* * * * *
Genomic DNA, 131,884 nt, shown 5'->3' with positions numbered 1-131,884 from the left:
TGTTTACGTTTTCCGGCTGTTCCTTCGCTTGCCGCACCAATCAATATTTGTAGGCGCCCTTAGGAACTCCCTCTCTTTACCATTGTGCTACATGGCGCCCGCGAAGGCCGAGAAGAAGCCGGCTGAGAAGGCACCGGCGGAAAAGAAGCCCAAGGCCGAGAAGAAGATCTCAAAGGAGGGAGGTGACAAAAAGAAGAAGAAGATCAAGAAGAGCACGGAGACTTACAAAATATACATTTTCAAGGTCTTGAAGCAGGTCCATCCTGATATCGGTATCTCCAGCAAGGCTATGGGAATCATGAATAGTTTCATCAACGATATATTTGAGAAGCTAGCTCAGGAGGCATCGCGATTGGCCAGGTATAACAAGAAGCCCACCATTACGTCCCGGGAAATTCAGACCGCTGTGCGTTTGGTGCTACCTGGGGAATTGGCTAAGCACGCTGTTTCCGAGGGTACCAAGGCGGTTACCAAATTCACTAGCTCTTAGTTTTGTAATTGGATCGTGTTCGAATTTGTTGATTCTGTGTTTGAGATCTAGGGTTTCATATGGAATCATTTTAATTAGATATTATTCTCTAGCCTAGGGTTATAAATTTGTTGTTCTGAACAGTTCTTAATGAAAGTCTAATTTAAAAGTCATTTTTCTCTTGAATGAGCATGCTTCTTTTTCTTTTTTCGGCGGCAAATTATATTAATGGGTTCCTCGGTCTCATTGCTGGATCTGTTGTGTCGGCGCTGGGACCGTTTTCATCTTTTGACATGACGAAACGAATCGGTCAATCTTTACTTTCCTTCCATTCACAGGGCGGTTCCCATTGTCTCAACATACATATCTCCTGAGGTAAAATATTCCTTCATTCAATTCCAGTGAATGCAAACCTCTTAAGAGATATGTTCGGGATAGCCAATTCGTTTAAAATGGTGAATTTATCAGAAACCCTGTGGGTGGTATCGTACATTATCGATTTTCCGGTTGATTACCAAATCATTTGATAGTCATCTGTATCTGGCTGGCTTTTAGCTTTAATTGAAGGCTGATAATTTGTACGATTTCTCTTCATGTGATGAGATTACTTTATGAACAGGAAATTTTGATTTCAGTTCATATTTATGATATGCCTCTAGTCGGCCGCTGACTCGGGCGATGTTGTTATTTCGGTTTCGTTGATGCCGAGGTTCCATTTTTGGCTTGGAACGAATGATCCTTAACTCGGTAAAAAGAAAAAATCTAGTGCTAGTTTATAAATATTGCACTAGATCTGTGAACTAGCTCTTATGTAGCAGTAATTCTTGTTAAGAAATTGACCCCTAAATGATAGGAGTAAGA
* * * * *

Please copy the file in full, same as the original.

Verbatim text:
Genomic DNA, 131,884 nt, shown 5'->3' with positions numbered 1-131,884 from the left:
TGTTTACGTTTTCCGGCTGTTCCTTCGCTTGCCGCACCAATCAATATTTGTAGGCGCCCTTAGGAACTCCCTCTCTTTACCATTGTGCTACATGGCGCCCGCGAAGGCCGAGAAGAAGCCGGCTGAGAAGGCACCGGCGGAAAAGAAGCCCAAGGCCGAGAAGAAGATCTCAAAGGAGGGAGGTGACAAAAAGAAGAAGAAGATCAAGAAGAGCACGGAGACTTACAAAATATACATTTTCAAGGTCTTGAAGCAGGTCCATCCTGATATCGGTATCTCCAGCAAGGCTATGGGAATCATGAATAGTTTCATCAACGATATATTTGAGAAGCTAGCTCAGGAGGCATCGCGATTGGCCAGGTATAACAAGAAGCCCACCATTACGTCCCGGGAAATTCAGACCGCTGTGCGTTTGGTGCTACCTGGGGAATTGGCTAAGCACGCTGTTTCCGAGGGTACCAAGGCGGTTACCAAATTCACTAGCTCTTAGTTTTGTAATTGGATCGTGTTCGAATTTGTTGATTCTGTGTTTGAGATCTAGGGTTTCATATGGAATCATTTTAATTAGATATTATTCTCTAGCCTAGGGTTATAAATTTGTTGTTCTGAACAGTTCTTAATGAAAGTCTAATTTAAAAGTCATTTTTCTCTTGAATGAGCATGCTTCTTTTTCTTTTTTCGGCGGCAAATTATATTAATGGGTTCCTCGGTCTCATTGCTGGATCTGTTGTGTCGGCGCTGGGACCGTTTTCATCTTTTGACATGACGAAACGAATCGGTCAATCTTTACTTTCCTTCCATTCACAGGGCGGTTCCCATTGTCTCAACATACATATCTCCTGAGGTAAAATATTCCTTCATTCAATTCCAGTGAATGCAAACCTCTTAAGAGATATGTTCGGGATAGCCAATTCGTTTAAAATGGTGAATTTATCAGAAACCCTGTGGGTGGTATCGTACATTATCGATTTTCCGGTTGATTACCAAATCATTTGATAGTCATCTGTATCTGGCTGGCTTTTAGCTTTAATTGAAGGCTGATAATTTGTACGATTTCTCTTCATGTGATGAGATTACTTTATGAACAGGAAATTTTGATTTCAGTTCATATTTATGATATGCCTCTAGTCGGCCGCTGACTCGGGCGATGTTGTTATTTCGGTTTCGTTGATGCCGAGGTTCCATTTTTGGCTTGGAACGAATGATCCTTAACTCGGTAAAAAGAAAAAATCTAGTGCTAGTTTATAAATATTGCACTAGATCTGTGAACTAGCTCTTATGTAGCAGTAATTCTTGTTAAGAAATTGACCCCTAAATGATAGGAGTAAGA